Terence S. Dermody, MD
- MD, Columbia University
- BS, Cornell University
Vira I. Heinz Professor and Chair, Department of Pediatrics
Professor, Department of Microbiology & Molecular Genetics
Member, Graduate Program in Microbiology and Immunology (PMI)
Member, Integrative Systems Biology (ISB) Graduate Program
Our lab studies the molecular pathogenesis of mammalian reovirus infection. Reovirus is an enteric, neurotropic virus that infects many mammalian species, including humans, but disease is restricted to the very young. Research in my laboratory encompasses several interrelated themes to better understand viral and cellular mediators of disease. These include the structural basis of viral attachment and entry into cells, mechanisms of genome replication and packaging, patterns of cell signaling and gene expression occurring in response to viral infection, mechanisms of virus-induced apoptosis and its significance in the viral life cycle, and roles of viral receptor distribution and utilization in disease pathology. We also are developing viral vectors for oncolytic and vaccine applications.
(1) Reovirus receptors and pathogenesis. Following peroral inoculation of newborn mice, reovirus disseminates systemically to target the heart, liver, and central nervous system. We are conducting experiments to investigate the role of reovirus receptors, sialic acid, junctional adhesion molecule A (JAM-A), and Nogo receptor-1 (NgR1) in reovirus dissemination and tropism. These studies employ primary cells and mice lacking reovirus receptors. This work will be interpreted in the context of ongoing studies to determine the structure of reovirus in complex with its receptors. Since not all of the reovirus receptors are known, we are working to identify additional reovirus receptors engaged in the intestine and the brain.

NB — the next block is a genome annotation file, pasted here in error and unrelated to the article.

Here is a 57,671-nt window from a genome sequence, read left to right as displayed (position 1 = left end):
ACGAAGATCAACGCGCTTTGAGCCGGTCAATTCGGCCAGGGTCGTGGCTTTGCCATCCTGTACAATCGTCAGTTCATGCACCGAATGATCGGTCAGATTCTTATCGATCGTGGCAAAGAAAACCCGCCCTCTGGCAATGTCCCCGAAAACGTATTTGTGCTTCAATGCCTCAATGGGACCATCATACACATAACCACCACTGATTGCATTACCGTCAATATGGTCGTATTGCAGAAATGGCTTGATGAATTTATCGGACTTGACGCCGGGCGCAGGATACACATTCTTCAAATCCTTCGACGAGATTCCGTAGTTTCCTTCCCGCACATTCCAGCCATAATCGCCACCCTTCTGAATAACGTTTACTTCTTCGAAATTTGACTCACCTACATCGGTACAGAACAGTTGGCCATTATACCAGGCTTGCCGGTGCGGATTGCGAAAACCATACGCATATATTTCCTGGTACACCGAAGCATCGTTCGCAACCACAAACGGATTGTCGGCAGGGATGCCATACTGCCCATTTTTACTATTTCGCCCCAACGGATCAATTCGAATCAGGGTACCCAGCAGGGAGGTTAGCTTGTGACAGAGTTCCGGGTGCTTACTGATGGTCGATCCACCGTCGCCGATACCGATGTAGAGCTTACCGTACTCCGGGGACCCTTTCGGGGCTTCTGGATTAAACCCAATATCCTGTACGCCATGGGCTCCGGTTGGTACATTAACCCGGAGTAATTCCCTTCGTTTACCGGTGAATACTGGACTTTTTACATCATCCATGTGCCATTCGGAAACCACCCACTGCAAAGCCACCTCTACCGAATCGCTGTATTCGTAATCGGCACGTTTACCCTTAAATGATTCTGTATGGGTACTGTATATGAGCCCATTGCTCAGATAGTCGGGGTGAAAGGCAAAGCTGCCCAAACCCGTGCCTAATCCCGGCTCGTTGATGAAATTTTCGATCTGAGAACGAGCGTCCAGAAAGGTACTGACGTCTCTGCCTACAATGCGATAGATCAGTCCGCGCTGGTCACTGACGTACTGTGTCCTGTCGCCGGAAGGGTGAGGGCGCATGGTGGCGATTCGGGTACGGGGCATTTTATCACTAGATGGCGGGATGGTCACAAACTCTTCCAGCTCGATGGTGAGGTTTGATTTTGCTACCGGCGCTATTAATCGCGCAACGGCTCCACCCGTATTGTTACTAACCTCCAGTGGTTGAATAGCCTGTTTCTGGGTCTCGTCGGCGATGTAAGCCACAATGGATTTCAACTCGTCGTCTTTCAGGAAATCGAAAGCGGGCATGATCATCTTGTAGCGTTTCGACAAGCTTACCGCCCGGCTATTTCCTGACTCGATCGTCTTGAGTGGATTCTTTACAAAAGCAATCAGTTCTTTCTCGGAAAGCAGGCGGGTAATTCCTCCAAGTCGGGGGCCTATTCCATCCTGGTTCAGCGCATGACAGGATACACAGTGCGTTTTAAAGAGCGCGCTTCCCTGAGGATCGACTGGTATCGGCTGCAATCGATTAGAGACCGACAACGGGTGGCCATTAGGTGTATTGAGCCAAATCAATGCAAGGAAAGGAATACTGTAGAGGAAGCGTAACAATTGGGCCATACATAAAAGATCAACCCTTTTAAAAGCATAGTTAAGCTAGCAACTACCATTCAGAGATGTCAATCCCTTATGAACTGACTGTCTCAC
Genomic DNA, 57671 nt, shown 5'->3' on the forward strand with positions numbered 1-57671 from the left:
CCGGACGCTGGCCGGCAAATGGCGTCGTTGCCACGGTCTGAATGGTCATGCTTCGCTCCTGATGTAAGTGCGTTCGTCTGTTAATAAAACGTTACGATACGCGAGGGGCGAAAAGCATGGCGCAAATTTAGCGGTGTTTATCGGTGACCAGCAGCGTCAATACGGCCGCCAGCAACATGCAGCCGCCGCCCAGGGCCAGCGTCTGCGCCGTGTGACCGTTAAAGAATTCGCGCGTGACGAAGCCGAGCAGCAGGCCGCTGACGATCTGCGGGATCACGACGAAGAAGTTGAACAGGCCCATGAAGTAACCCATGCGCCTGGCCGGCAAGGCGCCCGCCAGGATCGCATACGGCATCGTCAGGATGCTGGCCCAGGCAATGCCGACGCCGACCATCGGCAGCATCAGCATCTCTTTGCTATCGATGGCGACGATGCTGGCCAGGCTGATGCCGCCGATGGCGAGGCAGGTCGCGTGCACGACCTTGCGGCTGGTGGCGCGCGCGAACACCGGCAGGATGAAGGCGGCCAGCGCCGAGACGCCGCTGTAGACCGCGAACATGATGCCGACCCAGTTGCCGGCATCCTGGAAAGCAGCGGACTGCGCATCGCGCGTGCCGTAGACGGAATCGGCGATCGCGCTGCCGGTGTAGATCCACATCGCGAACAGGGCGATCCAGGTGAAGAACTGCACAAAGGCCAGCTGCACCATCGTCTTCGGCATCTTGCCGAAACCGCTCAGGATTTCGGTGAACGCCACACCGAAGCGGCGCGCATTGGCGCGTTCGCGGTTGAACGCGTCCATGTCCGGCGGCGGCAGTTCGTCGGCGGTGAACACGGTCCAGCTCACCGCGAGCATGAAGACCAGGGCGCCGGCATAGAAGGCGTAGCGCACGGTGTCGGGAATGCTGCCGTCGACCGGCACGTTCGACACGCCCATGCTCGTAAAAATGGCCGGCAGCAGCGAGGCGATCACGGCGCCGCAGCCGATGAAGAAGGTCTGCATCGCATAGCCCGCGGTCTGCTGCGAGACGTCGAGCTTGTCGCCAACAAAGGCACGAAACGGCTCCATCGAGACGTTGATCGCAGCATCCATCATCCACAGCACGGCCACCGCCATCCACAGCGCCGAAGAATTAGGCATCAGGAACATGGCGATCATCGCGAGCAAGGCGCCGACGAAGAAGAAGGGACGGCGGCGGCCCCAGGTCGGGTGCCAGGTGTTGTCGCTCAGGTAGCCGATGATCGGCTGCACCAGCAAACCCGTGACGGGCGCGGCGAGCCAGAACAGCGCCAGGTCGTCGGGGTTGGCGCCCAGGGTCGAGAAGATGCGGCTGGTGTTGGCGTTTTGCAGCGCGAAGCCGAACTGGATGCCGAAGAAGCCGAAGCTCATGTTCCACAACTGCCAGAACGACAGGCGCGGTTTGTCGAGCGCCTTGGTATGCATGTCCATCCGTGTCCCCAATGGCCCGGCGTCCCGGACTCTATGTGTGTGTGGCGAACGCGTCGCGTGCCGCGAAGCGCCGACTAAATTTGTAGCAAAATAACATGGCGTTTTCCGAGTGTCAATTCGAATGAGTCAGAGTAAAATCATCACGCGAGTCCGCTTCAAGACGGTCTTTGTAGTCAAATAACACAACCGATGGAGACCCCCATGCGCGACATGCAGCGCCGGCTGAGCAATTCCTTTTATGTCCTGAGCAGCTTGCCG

(2) Reovirus cell entry and replication. Reovirus enters cells by clathrin-dependent endocytosis in an integrin-dependent process and undergoes proteolytic disassembly in endosomes. Studies are in progress to define mechanisms of reovirus uptake and transport within the endocytic pathway within transformed cells and primary neuronal cells. We also are working to define how the viral gene products reorganize cellular architecture to form the viral replication organelles that serve as sites for genome replication and particle assembly. This research will reveal mechanisms by which viral and cellular factors cooperate to facilitate viral replication and illuminate new targets for therapeutic intervention.
(3) Reovirus assortment, packaging, and egress. The reovirus genome is composed of ten dsRNA gene segments that must interact, condense, and be packaged into newly synthesized capsid components to complete the infectious life cycle. We are investigating the specific viral and host interactions that dictate efficient genome packaging. Studies are in progress to understand the elusive, but critical, functions of reovirus non-structural proteins in dsRNA synthesis. We are also working to understand the cellular processes that catalyze folding of viral capsid components and contribute to non-cytolytic egress of nascent virus particles from cells. These studies will inform how viruses efficiently package and encapsidate genome and elucidate mechanisms underlying non-enveloped virus exit from infected cells.
Konopka-Anstadt JL, Mainou BA, Sutherland DM, Sekine Y, Strittmatter SM and Dermody TS. 2014. The Nogo receptor NgR1 mediates infection by mammalian reovirus. Cell Host Microbe. 15: 681-691.
Doyle JD, Setencel-Baerenwald JE, Copeland CA, Rhoads JP, Brown JJ, Boyd KL, Atkinson JB and Dermody TS. 2015. Diminished reovirus capsid stability alters disease pathogenesis and littermate transmission. PLoS Pathog. 1: e1004693.
Bouziat R, Hinterleitner R, Brown JJ [...] Dermody TS and Jabri B. 2017. Reovirus infection breaks tolerance to dietary antigens and promotes development of celiac disease. Science. 356: 44-50.
Knowlton JJ, Fernández de Castro I, Ashbrook AW, Gestaut DR, Zamora PF, Bauer JA, Forrest JC, Frydman J, Risco C and Dermody TS. The TRiC chaperonin controls reovirus replication through outer-capsid folding. Nat Micrbiol. 3: 481-493.